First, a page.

Use this if you just want the body text! Printer-friendly format, with images Removes other content, and advertising, but images remain. Use this if you want to print out pictures alongside the body text! Close First published Say you're sitting around with some friends playing video games and someone mentions a particular game that happens to be one of your favorites.
The topic is moral development. But other parents are on the edge of their seats. How much should they focus on their child being good? And will it help their child get accepted at a prestigious school?
Wealthy parents are, of course, easy targets. They seem to have no excuses and few defenders.
Images in popular culture of rich kids as morally imbecilic, trust fund—pampered, Porsche-driving vipers are as wildly off target as are stereotypes of marauding, gun-toting, crack-addled poor black and Latino kids.
But the fact remains: When it comes to academic achievement, many parents in upper- and middle-class communities have gone overboard. Parents are now going to legendary lengths to prime the mental engines of infants and toddlers—one-third of U.
Some parents not only become paramilitary when it comes to securing selective preschool slots, but also procure tutors for their preschool children Fuchs, And when college looms on the horizon, the true madness begins.
In a study that my research team conducted at an independent school, more than one-third of the 40 juniors surveyed identified "getting into a good college" as more important than "being a good person," and nearly one-half of students said that it was more important to their parents that they get into a good college than that they be good people.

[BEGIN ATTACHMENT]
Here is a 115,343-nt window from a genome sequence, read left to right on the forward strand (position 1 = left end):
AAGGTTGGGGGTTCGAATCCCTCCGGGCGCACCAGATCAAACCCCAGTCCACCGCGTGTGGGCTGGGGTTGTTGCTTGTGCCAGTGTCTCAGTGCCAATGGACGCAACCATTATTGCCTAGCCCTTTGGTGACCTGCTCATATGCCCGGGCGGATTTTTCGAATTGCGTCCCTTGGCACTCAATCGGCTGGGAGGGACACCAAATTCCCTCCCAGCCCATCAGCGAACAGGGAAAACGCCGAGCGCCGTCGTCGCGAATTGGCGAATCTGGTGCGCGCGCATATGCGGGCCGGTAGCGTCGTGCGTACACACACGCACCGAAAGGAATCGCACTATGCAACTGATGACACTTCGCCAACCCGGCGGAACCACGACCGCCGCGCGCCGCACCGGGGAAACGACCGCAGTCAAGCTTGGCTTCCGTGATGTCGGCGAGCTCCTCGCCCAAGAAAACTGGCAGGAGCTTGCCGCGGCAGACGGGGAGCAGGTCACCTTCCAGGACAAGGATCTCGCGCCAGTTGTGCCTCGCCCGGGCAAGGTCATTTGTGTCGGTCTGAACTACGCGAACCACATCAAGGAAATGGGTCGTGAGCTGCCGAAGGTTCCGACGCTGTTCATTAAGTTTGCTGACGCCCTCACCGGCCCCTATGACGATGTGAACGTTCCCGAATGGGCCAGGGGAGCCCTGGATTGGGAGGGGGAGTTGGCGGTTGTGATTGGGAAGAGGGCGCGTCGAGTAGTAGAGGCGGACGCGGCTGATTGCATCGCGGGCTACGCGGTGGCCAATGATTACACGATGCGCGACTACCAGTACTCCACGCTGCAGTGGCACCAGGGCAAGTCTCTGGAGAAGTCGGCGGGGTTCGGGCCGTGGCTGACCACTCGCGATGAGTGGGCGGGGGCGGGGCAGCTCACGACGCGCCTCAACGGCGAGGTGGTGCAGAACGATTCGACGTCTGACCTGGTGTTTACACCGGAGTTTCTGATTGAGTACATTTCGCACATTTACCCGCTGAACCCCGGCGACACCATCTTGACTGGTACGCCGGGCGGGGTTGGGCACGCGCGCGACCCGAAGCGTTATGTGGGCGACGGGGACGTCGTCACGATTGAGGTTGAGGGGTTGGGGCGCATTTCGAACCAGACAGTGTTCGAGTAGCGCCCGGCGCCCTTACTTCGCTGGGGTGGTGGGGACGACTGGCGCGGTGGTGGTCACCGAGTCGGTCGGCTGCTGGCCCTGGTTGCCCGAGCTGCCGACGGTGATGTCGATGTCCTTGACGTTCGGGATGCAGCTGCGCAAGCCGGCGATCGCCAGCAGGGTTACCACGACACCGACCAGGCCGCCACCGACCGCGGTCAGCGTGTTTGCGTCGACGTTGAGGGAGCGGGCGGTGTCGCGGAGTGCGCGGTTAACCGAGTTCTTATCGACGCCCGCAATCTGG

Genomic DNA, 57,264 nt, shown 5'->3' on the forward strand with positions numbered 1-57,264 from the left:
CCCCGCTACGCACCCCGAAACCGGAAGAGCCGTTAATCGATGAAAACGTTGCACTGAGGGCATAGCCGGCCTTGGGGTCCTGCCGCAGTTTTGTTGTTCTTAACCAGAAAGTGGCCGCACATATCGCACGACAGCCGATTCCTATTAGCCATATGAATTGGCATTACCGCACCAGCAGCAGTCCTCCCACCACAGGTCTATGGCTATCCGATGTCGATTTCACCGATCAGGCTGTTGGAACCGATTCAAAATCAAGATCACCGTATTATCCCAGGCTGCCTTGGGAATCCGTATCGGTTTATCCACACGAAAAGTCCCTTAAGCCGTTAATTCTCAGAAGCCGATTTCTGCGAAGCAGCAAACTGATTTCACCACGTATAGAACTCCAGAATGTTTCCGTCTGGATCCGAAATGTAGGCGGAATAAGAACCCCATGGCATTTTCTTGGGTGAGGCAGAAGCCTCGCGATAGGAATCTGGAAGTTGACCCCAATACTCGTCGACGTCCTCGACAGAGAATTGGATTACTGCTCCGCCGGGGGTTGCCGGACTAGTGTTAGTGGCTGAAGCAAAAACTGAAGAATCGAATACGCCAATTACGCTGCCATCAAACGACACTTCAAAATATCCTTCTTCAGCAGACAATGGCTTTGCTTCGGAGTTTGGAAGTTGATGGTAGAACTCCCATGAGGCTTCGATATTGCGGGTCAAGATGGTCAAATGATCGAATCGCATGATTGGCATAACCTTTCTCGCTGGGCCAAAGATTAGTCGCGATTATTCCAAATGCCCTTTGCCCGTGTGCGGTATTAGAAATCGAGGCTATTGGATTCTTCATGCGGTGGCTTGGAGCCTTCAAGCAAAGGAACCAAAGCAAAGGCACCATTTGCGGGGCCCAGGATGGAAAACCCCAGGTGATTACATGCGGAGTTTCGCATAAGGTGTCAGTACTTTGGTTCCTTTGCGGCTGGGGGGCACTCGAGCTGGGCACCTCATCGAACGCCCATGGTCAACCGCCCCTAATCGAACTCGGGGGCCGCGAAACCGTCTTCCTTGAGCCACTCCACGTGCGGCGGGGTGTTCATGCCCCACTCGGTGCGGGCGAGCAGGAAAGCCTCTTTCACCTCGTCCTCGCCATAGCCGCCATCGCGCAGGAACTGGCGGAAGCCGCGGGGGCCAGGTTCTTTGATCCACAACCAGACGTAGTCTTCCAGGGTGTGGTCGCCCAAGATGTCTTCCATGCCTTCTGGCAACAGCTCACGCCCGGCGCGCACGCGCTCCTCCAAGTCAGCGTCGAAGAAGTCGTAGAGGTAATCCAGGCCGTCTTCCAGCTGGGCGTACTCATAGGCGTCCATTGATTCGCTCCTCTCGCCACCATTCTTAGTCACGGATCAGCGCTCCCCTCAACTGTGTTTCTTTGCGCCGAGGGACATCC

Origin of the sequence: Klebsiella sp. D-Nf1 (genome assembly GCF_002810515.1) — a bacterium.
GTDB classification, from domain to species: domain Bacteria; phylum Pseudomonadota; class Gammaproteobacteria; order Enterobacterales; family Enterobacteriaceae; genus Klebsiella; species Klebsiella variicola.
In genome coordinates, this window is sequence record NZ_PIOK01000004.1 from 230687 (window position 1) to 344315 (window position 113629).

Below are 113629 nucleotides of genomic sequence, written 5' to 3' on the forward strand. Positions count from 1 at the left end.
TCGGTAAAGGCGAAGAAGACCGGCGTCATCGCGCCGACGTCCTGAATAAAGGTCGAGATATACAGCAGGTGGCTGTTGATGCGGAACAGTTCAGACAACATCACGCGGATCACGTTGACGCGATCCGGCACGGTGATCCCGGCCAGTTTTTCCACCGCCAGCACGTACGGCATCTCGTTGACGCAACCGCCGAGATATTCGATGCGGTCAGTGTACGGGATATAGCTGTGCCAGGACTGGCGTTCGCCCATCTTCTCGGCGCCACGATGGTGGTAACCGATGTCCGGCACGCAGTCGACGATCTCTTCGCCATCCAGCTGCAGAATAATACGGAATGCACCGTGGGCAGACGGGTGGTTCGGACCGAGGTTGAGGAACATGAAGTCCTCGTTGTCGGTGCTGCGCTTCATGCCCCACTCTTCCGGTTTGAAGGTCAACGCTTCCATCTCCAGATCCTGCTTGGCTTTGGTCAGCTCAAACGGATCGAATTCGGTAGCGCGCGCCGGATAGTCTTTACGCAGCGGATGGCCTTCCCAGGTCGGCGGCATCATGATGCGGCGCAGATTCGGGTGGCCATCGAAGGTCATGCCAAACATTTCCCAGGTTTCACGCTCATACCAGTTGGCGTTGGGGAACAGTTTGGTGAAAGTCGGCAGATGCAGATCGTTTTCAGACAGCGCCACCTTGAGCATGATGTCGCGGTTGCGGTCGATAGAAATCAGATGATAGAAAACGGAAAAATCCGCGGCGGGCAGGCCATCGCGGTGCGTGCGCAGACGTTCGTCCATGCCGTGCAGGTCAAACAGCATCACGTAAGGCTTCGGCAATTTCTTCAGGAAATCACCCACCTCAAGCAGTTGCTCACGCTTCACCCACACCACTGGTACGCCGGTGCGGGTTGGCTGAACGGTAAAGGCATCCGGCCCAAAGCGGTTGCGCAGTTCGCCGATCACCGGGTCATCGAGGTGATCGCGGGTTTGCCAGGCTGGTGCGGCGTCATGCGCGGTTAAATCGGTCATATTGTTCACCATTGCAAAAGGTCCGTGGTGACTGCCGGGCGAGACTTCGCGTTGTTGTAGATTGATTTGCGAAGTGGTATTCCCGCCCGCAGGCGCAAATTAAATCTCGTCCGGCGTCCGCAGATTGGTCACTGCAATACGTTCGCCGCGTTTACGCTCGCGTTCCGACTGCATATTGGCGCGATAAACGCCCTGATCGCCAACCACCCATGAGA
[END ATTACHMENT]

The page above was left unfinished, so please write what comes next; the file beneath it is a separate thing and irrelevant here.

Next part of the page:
When I shared these data with the school, a few teachers protested vehemently. They thought the numbers were far too low. But the trouble is not simply parents. Many schools—independent and suburban schools especially—stoke achievement pressure.
I recently spoke to a group of independent school teachers and administrators, and one teacher said, Every particle of our schools is now devoted to students achieving at a high level and getting into one of these prestigious schools. We should blow ourselves up and start all over again.
Numerous heads nodded in assent. The point is not, of course, that parents or teachers should stop putting pressure on children to achieve. Achievement has, in many cases, become the chief goal of child-raising—and this intense focus threatens to make children both less happy and less moral.
The point is also that parents, schools, and communities all have vital roles to play in curbing destructive forms of achievement pressure and in cultivating healthy notions of achievement. The Emotional and Moral Toll Take year-old Sara, who was, according to her therapist, "a performance machine.
The work of therapy is very slowly helping her start over and figure out what she wants, who she is. Research by Columbia University psychologists Suniya Luthar and Shawn Latendresse suggests something striking and troubling: Even though poor children face many hardships, teenagers in affluent families suffer emotional and moral problems at roughly the same rates.